Tuesday, December 8, 2009
Original Title: Banchikwang
Director: Ji-woon Kim
Writer: Ji-woon Kim
Genre: Comedy, Action
Dae-Ho is an unproductive bank clerk who is late to work every morning and the object of his manager's frustrations. He was a fan of TV wrestling as a child, but can't get out of a headlock. He finds a local wrestling trainer and through a series of events eventually starts to train. He is slowly transformed as he begins his second job as the cheating villain wrestler known as the Foul King. He starts to stand up for himself in odd ways that are not really in his own best interest. Events get out of hand as conflicting influences come together.
And what better way to end than a film about pro-wrestling??
Really, the film uses pro-wrestling more as a backdrop and vehicle for showing a common salaryman's issues with confidence and the doldrums of life, and how he attempts to overcome them.
Kang-ho Song is really fantastic again here as the bank clerk Dae-ho. (I apologize in advance for leaving out other actors as they are not properly listed on the IMDb site, and I am too lazy to research further heh). Song displays his slapstick/physical humor side in this film, but still has some nicely done dramatic scenes as well.
I felt the editing of the film was a definite strong point. There are some scenes that are just cut very well, particularly the wrestling stunts. Either Song took some nasty bumps in the ring, or Kim did an outstanding job subbing in stunt doubles at just the right times. There is a fantastic scene where Dae-ho as Foul King stabs an opponent in the shoulder with a fork. In a closeup over the opponent's shoulder, the "wound" is very briefly off camera as Dae-ho strikes, then comes back into frame with the fork protruding out. It looked really great and fucking painful!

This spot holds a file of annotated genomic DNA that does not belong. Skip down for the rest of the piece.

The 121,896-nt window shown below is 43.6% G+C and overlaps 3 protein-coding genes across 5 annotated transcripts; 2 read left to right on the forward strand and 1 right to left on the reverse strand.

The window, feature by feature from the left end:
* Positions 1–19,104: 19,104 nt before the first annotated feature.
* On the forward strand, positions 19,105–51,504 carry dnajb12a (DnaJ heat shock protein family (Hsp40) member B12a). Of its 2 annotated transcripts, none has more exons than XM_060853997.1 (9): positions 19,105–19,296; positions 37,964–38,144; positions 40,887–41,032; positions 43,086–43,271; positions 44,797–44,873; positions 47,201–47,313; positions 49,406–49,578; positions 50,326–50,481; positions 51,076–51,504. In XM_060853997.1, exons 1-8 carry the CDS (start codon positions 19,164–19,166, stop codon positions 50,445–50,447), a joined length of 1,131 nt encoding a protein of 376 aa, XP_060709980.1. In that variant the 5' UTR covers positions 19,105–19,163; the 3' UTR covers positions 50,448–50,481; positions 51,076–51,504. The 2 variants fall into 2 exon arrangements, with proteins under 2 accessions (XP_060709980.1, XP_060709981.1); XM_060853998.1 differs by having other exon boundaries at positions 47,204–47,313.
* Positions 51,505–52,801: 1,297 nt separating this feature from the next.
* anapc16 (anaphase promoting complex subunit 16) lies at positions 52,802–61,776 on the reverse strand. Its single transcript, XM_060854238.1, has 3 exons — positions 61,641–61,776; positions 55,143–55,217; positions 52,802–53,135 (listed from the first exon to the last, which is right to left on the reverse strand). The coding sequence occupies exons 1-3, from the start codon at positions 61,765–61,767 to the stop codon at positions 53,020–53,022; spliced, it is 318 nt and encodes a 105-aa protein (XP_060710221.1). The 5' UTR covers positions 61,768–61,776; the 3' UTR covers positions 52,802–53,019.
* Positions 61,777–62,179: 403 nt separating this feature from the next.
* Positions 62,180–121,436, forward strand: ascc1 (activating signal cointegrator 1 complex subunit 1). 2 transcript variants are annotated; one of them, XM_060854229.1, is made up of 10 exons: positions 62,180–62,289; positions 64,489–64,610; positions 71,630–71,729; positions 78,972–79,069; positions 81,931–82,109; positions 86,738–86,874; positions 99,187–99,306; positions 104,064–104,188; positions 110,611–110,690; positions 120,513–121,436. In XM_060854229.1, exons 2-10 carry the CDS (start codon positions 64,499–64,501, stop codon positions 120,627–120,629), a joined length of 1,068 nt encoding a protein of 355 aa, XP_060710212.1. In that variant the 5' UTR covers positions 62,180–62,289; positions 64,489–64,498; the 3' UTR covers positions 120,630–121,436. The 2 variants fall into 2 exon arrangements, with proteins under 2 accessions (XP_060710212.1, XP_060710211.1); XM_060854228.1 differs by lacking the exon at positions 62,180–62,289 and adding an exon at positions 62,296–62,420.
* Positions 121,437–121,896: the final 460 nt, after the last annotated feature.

Dae-ho being a rule breaker to mask his lack of wrestling ability adds to the humor of the film as well. This is often the case in real life as you can see certain wrestlers still today that rely on gimmicks such as weapons, deathmatches, etc. to get over with audiences. He is frustrated in his wrestling life also that rule breakers end up on the losing side of things, but is determined and almost trains himself to be stronger, more agile, more confident, and more skillful. Where Dae-ho is late for his miserable job everyday, he waits outside the gym before the sun even rises to practice his back-drop.
I may like this film more because of my bias in enjoying professional wrestling, but I think it's solid and can be enjoyed by just about anyone into a more physical type of comedy.
It's not perfect, but better than many, many, many wrestling films!
Score: 6.75 / 10